Billie plays to a packed house at Carnegie Hall. Her encore, "God Bless the Child", is overlaid with newspaper clippings highlighting subsequent events: the concert fails to sway the commission to restore her license; subsequent appeals are denied; she is later re-arrested on drug charges and finally dies when she is 44. Nevertheless, the Carnegie triumph is frozen in time.



Home Media[edit]

The film was released on VHS and DVD on November 8, 2005. The film debuted on the Blu-ray format for the first time on February 23, 2021.[4]


Box office[edit]

The film earned an estimated $9,050,000 in North American rentals in 1973.[5] Its overall domestic box office totaled $19,726,490.[2]

Critical reception[edit]

Vincent Canby of The New York Times described Ross as "an actress of exceptional beauty and wit, who is very much involved in trying to make a bad movie work ... her only apparent limitations are those imposed on her by a screenplay and direction seemingly designed to turn a legitimate legend into a whopper of a cliché."[6] Variety wrote that "for the bulk of general audiences, the film serves as a very good screen debut vehicle for Diana Ross, supported strongly by excellent casting, handsome '30s physical values, and a script which is far better in dialog than structure."[7] Roger Ebert gave the film three stars out of four, writing that Ross had given "one of the great performances of 1972" and observing that the film "has most of the clichés we expect—but do we really mind clichés in a movie like this? I don't think so."[8] Gene Siskel of the Chicago Tribune also awarded three out of four stars, writing, "The fact that 'Lady Sings the Blues' is a failure as a biography of legendary jazz singer Billie Holiday doesn't mean it can't be an entertaining movie. And it is just that—entertaining—because of an old fashioned grand dame performance by Diana Ross, late of the pop-rock scene, in the title role."[9] Charles Champlin of the Los Angeles Times wrote that Ross gave "one of the truly fine screen performances, full of power and pathos and enormously engaging and sympathetic."[10] Pauline Kael of The New Yorker wrote that "when the movie was over I wrote 'I love it' on my pad of paper ... Factually it's a fraud, but emotionally it delivers. It has what makes movies work for a mass audience: easy pleasure, tawdry electricity, personality—great quantities of personality."[11] Tom Milne of The Monthly Film Bulletin wrote that Ross did "a remarkable pastiche job on the tone and timbre of Billie Holiday's voice, [but] misses the elegant, almost literary wit of her phrasing," and found the presentation of Holiday's life story "offensively simplistic."[12]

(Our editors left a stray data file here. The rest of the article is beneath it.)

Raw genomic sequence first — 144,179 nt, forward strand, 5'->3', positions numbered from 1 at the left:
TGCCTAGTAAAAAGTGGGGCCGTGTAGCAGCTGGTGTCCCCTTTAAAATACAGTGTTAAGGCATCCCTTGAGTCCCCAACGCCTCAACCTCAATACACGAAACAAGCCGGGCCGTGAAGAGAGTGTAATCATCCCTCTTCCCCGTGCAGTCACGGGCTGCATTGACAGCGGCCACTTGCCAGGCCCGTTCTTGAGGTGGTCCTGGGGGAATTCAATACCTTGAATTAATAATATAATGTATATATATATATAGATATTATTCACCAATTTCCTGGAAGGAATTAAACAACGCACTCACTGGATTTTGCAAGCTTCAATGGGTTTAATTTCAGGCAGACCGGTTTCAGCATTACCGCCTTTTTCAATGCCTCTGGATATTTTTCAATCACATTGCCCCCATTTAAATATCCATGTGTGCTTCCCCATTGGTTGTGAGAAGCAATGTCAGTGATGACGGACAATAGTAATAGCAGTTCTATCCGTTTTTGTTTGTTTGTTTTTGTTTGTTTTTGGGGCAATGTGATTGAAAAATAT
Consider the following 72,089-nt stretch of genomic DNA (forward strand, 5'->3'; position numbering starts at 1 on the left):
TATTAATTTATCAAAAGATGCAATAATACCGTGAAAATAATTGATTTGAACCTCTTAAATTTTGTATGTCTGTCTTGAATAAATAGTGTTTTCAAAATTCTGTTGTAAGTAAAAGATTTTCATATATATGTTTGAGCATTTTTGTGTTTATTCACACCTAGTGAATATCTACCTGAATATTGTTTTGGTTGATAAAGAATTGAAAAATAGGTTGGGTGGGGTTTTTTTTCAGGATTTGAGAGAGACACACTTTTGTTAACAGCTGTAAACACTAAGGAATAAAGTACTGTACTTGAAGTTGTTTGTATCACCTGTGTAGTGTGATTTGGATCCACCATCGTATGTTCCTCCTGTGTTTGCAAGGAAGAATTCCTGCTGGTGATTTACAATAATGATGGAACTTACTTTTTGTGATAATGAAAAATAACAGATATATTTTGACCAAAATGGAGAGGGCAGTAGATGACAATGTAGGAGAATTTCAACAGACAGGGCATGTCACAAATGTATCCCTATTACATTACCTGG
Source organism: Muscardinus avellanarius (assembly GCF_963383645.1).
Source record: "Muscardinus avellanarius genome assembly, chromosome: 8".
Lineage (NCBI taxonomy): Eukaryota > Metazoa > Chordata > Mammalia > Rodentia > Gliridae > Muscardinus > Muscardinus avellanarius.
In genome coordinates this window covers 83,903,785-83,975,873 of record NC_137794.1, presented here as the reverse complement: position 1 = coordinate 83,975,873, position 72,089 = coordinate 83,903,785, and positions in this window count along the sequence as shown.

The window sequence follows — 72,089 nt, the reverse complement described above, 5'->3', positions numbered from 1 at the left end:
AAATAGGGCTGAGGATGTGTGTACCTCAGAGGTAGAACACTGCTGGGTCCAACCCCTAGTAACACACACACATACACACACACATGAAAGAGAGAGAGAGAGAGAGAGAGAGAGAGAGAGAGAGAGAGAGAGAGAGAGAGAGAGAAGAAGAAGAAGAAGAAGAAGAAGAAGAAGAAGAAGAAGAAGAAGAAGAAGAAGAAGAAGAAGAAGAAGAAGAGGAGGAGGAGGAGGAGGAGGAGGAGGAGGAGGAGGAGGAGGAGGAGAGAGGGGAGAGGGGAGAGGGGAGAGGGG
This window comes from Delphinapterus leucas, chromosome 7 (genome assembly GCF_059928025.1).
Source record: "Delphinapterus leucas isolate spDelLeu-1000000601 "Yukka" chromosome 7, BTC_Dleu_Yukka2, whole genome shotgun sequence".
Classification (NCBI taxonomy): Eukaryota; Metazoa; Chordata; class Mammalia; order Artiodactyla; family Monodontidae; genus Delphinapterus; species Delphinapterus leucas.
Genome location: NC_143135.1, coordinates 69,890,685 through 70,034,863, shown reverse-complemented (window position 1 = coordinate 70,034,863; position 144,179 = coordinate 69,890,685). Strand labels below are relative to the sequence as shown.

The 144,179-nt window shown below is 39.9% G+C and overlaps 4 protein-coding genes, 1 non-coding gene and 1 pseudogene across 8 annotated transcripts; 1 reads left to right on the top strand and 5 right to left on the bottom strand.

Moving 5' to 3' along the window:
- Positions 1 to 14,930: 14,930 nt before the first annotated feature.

The film holds a 68% rating on Rotten Tomatoes based on 19 reviews.[13]


Award Category Nominee(s) Result Ref.
Academy Awards Best Actress Diana Ross Nominated [14]